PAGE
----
Differences and similarities between the economies of Brazil and Turkey
Mustafa Sönmez - Hürriyet Daily News, May/02/2016 Despite the differences that have emerged in the past…
The danger of xenophobia is rising in Turkey as controversy grows over millions of refugees and irregular migrants in the country, ahead of elections next year.
The issue goes beyond the Syrian refugees that Turkey has hosted since the Syrian civil war erupted in 2011. Popular resentment has been fueled by the growing number of illegal migrants and has come to affect even Middle Easterners and Asians arriving as tourists. As facts and figures are being jumbled, popular anger at severe economic hardships is being dangerously channeled into a general animosity toward foreigners.
Turkey’s migration agency reports a complex makeup of 5.5 million foreigners in the country, with Syrian refugees and foreigners with residence permits representing the largest groups.
The number of Syrians under temporary protection – the officialese for the refugees – stands at some 3.7 million. Turkey has been the world’s No. 1 host of refugees since 2015, and officials say the number of refugees has remained unchanged since 2017.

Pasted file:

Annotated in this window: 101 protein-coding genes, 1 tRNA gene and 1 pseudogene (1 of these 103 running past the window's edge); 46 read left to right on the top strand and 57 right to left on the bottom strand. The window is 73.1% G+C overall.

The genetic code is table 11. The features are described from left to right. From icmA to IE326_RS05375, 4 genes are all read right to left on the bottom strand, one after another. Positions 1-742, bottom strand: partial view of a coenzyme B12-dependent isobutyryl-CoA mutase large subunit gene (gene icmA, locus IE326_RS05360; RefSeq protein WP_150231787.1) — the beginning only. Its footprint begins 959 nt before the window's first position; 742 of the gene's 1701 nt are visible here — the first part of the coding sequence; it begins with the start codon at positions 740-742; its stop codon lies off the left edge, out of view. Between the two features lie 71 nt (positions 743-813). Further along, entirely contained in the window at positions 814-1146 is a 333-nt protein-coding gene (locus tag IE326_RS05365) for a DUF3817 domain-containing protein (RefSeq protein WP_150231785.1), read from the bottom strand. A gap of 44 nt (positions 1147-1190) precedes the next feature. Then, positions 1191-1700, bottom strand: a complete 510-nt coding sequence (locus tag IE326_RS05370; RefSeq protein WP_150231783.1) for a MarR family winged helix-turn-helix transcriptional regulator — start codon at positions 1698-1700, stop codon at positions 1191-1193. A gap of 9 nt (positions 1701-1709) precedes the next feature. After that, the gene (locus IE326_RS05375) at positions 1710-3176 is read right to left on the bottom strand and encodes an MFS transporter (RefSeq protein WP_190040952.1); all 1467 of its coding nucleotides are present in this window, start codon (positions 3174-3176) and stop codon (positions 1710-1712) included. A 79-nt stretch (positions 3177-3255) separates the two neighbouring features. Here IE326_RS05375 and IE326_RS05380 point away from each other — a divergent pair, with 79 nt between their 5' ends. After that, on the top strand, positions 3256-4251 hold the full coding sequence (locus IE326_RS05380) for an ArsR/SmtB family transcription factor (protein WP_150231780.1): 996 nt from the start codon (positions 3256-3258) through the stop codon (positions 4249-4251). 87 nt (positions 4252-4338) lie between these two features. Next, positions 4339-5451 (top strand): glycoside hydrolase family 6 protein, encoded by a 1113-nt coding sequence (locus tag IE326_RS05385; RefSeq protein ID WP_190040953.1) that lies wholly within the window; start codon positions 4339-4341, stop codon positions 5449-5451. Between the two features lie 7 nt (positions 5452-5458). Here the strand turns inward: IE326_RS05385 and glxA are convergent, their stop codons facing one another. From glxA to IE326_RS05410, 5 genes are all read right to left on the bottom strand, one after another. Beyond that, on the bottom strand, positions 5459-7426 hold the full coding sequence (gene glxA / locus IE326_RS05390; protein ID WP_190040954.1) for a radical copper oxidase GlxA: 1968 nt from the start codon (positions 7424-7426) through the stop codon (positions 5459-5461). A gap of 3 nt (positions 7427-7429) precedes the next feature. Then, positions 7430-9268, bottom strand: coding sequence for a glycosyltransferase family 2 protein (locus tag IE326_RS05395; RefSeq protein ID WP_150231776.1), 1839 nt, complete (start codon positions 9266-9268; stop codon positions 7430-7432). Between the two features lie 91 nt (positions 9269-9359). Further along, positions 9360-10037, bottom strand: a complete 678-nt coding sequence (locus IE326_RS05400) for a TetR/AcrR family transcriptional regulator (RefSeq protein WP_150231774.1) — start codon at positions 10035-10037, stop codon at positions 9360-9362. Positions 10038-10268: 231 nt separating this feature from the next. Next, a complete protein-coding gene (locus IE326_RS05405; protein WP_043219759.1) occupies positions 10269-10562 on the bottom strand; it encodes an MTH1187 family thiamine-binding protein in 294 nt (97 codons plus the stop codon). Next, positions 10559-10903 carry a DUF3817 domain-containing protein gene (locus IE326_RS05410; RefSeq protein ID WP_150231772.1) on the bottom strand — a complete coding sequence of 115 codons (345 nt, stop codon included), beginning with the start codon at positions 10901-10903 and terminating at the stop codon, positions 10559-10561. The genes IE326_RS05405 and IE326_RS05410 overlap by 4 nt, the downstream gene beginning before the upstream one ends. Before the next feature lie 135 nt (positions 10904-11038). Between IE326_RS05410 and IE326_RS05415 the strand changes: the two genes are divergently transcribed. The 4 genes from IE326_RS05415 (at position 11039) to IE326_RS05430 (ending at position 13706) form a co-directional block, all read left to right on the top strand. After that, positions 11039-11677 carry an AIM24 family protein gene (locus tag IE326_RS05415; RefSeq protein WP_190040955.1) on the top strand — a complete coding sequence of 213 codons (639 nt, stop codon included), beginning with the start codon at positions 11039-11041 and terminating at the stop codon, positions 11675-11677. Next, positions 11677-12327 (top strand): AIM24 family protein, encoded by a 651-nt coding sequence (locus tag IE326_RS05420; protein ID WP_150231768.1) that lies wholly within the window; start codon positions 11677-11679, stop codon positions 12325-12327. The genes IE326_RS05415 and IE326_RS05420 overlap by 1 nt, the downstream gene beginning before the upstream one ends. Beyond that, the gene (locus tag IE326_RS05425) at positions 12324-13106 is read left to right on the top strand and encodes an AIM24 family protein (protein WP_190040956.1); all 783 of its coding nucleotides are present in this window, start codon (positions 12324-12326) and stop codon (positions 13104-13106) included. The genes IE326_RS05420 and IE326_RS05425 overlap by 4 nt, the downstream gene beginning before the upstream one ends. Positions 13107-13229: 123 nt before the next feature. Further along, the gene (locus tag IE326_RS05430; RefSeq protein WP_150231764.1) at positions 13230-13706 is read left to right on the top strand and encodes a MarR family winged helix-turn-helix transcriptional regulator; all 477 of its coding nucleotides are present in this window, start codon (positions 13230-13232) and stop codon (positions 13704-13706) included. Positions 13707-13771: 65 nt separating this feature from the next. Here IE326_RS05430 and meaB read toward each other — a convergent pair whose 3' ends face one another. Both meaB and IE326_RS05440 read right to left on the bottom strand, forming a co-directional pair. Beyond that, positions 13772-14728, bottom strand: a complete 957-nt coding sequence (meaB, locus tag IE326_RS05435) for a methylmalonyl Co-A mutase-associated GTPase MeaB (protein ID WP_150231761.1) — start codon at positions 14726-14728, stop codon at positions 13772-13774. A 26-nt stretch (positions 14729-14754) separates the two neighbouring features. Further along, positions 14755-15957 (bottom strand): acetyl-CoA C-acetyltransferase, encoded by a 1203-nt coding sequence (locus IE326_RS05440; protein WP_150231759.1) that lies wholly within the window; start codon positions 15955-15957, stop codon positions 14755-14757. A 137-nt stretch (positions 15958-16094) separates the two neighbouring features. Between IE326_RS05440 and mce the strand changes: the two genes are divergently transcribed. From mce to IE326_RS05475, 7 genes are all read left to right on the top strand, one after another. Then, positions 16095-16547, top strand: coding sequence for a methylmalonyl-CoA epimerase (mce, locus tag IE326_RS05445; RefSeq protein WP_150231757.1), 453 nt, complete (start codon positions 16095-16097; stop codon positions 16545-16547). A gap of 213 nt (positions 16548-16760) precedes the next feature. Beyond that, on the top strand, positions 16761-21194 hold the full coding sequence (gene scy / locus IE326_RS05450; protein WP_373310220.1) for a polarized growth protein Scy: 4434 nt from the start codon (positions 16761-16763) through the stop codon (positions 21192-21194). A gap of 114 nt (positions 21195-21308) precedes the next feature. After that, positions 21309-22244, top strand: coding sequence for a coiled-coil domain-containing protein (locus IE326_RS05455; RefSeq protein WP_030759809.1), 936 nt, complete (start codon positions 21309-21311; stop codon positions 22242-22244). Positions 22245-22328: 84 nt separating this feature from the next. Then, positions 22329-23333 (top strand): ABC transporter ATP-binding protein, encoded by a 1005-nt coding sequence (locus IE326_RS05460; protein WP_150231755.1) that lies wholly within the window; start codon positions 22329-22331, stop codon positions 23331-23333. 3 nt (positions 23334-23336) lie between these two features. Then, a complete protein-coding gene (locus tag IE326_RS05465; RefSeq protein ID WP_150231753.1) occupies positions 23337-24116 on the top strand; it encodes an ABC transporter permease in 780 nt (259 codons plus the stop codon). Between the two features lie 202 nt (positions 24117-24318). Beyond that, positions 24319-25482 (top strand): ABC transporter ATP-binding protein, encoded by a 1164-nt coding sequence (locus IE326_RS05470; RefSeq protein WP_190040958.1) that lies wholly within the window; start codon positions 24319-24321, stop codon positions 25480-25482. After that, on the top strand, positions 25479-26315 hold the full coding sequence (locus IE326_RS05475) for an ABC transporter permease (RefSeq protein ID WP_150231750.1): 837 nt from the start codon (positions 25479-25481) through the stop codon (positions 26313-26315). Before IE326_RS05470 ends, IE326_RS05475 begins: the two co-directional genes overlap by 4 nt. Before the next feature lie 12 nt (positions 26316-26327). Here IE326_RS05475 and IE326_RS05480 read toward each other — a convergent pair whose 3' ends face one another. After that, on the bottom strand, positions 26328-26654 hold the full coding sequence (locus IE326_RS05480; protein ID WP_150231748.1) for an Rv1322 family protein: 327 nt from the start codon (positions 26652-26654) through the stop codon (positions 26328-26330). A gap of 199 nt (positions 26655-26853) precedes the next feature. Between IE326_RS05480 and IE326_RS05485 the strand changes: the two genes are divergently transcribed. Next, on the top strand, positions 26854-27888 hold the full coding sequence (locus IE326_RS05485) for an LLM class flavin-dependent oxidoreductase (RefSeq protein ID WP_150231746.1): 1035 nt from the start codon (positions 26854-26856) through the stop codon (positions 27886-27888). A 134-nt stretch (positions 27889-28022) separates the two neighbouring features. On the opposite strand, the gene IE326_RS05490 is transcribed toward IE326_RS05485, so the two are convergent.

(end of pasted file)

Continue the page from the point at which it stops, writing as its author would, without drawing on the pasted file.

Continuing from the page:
The second category is comprised of 1.4 million foreigners with residence permits, including students, business people and property owners. Nationals of Iraq, Syria, the Turkic republics in Central Asia, Iran and Afghanistan make the largest groups in this category, according to last year’s data.
Illegal or irregular migrants, who sneak into the country clandestinely without passports or visas, represent a third category in which the figures are ambiguous. The authorities release figures only about those who are caught, and they are mostly Afghans, Pakistanis and Syrians. The total of illegal entries remains unknown.
The fourth category is international asylum seekers, who number roughly 350,000.
Finally, there are the foreigners who arrive legally as tourists for a period of up to three months, but some of them are actually job seekers who join the unregistered labor force. Three fourths of the 5 million foreigners who entered Turkey in the first three months of the year were nationals of Middle Eastern and Western Asian countries in Turkey’s vicinity.